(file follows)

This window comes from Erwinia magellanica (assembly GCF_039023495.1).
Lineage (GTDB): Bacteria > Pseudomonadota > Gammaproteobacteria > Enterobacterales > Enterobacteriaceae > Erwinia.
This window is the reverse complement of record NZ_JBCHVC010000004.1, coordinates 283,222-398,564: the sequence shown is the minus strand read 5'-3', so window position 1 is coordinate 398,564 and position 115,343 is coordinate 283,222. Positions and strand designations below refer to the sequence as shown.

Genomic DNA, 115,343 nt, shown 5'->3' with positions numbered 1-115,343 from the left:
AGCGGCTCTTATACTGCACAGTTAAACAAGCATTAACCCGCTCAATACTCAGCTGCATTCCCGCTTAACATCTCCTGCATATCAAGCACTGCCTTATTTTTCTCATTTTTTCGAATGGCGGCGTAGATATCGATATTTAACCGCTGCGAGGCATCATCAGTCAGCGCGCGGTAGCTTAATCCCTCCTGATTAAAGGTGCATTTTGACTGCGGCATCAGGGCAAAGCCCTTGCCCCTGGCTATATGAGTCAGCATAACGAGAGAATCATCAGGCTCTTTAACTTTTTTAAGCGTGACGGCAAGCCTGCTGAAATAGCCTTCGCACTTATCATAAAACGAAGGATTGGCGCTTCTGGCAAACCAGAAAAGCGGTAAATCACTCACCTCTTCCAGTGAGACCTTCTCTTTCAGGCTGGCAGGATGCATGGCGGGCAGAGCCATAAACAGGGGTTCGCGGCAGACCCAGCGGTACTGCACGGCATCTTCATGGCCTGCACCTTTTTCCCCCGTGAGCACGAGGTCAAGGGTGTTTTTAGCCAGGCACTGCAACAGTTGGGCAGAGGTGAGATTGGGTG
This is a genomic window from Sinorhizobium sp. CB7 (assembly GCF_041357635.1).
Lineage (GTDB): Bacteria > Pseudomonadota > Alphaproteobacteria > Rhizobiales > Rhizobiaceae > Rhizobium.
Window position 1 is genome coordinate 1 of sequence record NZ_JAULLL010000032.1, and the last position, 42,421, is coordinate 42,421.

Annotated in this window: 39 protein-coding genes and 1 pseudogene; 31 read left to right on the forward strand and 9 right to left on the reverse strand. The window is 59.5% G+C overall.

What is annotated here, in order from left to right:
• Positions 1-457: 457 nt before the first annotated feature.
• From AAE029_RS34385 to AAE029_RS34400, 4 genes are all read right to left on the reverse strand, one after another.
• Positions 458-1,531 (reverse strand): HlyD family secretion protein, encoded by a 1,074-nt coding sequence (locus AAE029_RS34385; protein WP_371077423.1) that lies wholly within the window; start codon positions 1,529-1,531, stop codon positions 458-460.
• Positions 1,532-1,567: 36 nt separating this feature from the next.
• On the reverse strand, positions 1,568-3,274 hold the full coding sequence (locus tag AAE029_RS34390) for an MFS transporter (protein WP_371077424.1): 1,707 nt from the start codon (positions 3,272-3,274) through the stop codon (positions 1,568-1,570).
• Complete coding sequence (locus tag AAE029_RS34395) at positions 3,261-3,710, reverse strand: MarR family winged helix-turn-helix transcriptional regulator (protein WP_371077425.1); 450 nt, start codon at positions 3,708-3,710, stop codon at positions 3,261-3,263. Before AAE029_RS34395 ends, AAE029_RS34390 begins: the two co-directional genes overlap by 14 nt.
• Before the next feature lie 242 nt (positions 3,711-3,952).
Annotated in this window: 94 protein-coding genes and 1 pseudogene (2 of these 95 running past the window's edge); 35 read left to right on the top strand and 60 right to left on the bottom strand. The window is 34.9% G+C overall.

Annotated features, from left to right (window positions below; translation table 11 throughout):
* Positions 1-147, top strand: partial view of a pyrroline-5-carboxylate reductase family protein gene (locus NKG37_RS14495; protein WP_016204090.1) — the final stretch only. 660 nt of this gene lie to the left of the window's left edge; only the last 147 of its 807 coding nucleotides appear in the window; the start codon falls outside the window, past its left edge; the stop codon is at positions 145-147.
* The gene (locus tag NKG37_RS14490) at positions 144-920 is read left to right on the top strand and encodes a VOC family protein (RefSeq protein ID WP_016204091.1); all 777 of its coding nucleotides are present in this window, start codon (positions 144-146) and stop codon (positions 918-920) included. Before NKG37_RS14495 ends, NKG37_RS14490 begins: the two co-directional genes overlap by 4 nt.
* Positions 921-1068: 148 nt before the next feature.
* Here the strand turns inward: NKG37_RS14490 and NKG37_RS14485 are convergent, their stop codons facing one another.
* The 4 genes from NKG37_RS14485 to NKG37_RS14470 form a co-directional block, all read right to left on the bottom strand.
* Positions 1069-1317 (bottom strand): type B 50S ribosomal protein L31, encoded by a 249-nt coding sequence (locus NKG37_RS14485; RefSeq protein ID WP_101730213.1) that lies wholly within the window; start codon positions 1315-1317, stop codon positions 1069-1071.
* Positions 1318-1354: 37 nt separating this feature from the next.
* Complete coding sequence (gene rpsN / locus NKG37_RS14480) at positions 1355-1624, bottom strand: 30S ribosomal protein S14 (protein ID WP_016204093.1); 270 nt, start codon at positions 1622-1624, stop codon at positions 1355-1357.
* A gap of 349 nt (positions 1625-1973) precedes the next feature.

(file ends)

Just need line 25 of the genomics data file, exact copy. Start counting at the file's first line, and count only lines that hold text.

* Positions 1069-1317 (bottom strand): type B 50S ribosomal protein L31, encoded by a 249-nt coding sequence (locus NKG37_RS14485; RefSeq protein ID WP_101730213.1) that lies wholly within the window; start codon positions 1315-1317, stop codon positions 1069-1071.